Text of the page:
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Mail Archives: djgpp/1997/10/04/16:28:01

Date: Sat, 4 Oct 1997 13:25:08 -0700 (PDT)
Message-Id: <199710042025.NAA27139@adit.ap.net>
Mime-Version: 1.0
To: rwh AT worldonline DOT nl
From: Nate Eldredge <eldredge AT ap DOT net>
Subject: Re: Why not build in inline 80x86 assembly, like in borland C
Cc: djgpp AT delorie DOT com

At 09:38  10/4/1997 -0400, DJ Delorie wrote:
>
>> I would like to know if there are any other guys who'd like to see
>> NORMAL 80x86 assembly inline in their programs? Why isn't it build in?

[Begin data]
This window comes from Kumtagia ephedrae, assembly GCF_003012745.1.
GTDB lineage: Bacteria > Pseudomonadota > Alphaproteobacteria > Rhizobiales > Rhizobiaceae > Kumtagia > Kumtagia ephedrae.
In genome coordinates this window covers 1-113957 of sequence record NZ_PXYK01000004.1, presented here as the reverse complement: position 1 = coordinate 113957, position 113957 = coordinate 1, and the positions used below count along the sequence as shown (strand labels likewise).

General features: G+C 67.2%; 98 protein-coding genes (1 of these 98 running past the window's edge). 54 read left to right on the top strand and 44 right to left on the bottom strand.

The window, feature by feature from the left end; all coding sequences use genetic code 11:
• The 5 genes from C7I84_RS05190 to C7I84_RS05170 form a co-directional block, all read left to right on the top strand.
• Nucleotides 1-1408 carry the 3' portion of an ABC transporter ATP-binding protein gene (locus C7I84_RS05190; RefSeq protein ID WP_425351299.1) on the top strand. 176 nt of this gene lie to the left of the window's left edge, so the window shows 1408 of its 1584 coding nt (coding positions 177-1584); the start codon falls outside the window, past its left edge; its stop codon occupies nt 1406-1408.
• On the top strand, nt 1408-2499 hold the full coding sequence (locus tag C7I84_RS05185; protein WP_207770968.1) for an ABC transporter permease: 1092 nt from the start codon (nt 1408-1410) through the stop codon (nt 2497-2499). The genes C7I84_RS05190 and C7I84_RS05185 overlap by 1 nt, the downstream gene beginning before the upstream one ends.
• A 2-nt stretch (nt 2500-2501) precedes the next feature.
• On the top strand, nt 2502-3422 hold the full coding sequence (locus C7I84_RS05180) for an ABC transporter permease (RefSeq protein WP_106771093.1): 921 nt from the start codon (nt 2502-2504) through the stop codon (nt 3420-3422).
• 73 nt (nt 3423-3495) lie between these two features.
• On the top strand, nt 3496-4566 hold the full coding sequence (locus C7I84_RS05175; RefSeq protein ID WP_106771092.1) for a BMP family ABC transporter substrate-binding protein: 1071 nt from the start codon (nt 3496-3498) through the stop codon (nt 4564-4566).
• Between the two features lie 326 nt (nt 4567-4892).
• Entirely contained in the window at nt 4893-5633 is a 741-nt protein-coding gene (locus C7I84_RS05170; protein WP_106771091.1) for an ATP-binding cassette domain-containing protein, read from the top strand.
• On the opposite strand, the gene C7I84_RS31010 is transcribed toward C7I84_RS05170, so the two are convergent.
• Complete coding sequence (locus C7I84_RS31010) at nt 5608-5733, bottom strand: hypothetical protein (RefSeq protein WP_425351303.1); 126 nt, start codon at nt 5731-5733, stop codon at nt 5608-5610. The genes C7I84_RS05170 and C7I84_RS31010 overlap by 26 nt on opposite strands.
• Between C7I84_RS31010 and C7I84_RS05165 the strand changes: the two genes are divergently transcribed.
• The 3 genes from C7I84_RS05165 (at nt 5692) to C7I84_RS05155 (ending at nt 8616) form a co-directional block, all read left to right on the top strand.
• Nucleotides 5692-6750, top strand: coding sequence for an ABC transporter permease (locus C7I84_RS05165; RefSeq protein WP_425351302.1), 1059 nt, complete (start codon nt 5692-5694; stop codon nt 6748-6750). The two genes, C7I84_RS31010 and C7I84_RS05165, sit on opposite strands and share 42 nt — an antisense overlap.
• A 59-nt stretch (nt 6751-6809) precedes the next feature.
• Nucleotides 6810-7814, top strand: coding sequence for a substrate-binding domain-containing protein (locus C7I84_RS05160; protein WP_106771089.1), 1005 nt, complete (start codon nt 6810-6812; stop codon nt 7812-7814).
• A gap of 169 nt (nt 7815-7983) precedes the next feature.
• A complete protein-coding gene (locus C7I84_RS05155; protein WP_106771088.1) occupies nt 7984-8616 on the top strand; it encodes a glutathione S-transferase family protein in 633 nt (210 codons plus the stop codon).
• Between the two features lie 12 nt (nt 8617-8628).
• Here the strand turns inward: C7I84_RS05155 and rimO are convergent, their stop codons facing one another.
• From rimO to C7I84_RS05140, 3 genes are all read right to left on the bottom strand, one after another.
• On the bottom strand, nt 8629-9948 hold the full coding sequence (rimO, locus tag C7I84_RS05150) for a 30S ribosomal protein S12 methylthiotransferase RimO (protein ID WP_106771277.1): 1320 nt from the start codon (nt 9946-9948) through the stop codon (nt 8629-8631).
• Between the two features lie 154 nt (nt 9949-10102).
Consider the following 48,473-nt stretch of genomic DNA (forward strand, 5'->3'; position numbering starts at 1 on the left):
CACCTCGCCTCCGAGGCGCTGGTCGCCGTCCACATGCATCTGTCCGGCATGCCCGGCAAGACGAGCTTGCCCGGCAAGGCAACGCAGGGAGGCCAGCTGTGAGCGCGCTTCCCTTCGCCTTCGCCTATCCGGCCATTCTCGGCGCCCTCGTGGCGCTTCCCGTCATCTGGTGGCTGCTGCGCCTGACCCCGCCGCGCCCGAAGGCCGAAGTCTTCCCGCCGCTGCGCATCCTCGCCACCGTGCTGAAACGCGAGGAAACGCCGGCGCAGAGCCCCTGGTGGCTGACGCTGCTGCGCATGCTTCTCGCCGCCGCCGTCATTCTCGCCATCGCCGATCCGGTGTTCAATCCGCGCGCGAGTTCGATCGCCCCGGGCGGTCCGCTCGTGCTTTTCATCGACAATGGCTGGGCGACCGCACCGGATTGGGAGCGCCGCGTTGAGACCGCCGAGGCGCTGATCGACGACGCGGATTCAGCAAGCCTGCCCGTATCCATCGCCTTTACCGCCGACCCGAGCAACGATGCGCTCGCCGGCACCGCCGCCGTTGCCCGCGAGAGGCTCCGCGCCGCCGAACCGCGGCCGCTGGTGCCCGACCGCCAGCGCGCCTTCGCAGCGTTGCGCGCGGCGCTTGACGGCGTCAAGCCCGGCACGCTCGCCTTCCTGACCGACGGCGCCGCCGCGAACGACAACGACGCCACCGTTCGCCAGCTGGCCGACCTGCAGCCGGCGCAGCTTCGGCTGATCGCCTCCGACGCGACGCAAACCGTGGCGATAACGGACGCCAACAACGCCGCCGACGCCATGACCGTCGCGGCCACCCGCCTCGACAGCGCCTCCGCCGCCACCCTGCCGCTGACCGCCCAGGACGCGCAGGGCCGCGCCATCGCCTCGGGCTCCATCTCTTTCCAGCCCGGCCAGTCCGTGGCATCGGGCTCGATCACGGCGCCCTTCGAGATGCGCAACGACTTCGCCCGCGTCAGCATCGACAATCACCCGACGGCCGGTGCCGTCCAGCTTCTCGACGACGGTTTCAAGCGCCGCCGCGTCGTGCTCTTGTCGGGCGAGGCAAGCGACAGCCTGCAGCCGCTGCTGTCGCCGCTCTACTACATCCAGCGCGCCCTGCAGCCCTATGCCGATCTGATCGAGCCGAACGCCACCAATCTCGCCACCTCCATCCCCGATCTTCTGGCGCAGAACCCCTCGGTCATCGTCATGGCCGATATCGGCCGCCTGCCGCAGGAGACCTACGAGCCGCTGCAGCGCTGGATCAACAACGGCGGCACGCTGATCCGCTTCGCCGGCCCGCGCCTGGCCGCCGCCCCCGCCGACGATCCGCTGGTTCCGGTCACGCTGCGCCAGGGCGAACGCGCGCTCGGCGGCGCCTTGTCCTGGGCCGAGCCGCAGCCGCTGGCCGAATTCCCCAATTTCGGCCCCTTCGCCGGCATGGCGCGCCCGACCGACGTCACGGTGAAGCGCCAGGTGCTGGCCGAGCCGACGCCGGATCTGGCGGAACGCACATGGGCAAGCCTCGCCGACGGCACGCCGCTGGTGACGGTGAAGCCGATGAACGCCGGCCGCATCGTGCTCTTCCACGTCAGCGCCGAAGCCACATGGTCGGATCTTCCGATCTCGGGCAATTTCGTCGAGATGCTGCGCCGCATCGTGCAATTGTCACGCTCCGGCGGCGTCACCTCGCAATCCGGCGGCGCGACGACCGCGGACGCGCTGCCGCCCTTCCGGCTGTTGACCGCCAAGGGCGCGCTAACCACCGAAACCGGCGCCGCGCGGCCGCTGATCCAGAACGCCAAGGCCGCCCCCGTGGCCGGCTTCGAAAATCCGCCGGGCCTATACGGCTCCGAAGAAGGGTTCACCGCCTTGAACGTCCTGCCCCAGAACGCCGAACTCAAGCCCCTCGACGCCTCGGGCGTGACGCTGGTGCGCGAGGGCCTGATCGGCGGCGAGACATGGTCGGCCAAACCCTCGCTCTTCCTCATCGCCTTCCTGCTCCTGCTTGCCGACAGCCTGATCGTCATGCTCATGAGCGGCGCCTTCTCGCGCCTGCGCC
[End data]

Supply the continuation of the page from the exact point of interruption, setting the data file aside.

>> Only because of the portability???
>
>The asm() feature of gcc isn't something the compiler interprets, it's
>something the compiler dumps into it's outgoing asm stream along with
>all its other asm statements.  So, the reason it's AT&T syntax is
>because that's what the other 10,000 lines of assembler that gcc just
>produced are.
>
>Besides, some of us think AT&T *is* the "normal" assembly, and Intel
>was the one that was on drugs when they designed their assembler
>syntax.
Hear hear.
You are welcome to rewrite the compiler back end to generate Intel-style
ASM, which will let you use Intel ASM in your inline. It would probably just
be a matter of changing some text in the GCC sources. Then again, is it
really worth it?

Nate Eldredge
eldredge AT ap DOT net



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